Like the good Samaritan, who stopped on the road to help a person in need, travelers along today’s communication highways should offer support to those they encounter there, Pope Francis said.
“The digital world can be an environment rich in humanity; a network not of wires but of people,” he said in his message for World Communications Day.
Modern means of communication, especially the Internet, offer “immense possibilities for encounter and solidarity,” he said. Because of that, he said, the Internet is “a gift from God.”
“Communication at the service of an authentic culture of encounter” is the theme of this year’s World Communications Day, which most dioceses will mark 1 June, the Sunday before Pentecost. The message, released 23 January, was dated 23 January, the feast of St. Francis de Sales, the patron saint of journalists.
“Good communication helps us grow closer, to know one another better, and ultimately to grow in unity,” the pope said.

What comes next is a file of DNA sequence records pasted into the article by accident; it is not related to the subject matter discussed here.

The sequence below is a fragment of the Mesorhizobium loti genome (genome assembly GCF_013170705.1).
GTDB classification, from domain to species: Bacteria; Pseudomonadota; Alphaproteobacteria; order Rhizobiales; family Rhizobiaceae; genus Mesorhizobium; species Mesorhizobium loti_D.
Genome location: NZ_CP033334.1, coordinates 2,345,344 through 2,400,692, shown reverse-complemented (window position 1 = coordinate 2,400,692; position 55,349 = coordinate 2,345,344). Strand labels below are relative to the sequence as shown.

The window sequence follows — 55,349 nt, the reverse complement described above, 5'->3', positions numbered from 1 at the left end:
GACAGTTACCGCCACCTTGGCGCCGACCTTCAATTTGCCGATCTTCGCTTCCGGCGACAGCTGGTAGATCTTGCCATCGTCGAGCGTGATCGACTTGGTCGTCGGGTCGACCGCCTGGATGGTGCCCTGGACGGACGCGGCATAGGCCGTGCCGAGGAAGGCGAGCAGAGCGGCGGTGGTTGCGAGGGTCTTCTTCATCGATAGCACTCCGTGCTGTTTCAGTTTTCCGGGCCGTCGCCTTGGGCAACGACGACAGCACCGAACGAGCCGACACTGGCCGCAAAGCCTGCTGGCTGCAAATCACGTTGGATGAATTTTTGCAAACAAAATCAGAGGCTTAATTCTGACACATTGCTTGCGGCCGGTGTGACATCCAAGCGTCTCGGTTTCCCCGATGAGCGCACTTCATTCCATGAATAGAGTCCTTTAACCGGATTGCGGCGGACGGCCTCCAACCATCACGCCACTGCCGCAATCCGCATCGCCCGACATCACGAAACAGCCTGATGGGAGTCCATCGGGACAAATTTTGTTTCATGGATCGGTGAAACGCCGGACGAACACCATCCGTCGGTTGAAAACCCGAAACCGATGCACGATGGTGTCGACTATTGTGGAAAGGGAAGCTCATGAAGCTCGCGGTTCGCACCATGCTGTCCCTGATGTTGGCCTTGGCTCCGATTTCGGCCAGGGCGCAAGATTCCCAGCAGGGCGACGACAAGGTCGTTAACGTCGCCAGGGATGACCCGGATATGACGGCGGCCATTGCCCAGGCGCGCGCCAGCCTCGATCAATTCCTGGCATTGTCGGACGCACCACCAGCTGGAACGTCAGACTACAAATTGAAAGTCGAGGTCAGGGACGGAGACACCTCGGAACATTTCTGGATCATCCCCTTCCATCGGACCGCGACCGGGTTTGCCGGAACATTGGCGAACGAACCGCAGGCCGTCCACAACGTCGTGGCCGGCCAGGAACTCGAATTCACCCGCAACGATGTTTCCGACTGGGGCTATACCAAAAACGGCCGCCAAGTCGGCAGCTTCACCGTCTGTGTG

“The walls which divide us can be broken down only if we are prepared to listen and learn from one another,” he said. “A culture of encounter demands that we be ready not only to give, but also to receive.”
Good communicators must take the time necessary to listen to others and, more than just tolerate, truly accept them, he said.
“Engaging in dialogue does not mean renouncing our own ideas and traditions, but the claim that they alone are valid or absolute,” the pope said in his message.
Archbishop Claudio Celli, president of the Pontifical Council for Social Communications, told reporters that the pope is not proposing “a relativism” of the faith, but is continuing his predecessors’ calls for the church to engage with a multi-cultural and multi-religious world.
“I can’t have an outlook of being the only one and the absolute,” Archbishop Celli said. “I am just a concrete incarnation of that truth that is Jesus Christ and his Gospel,” which people live out in myriad ways in different cultures and traditions across the world.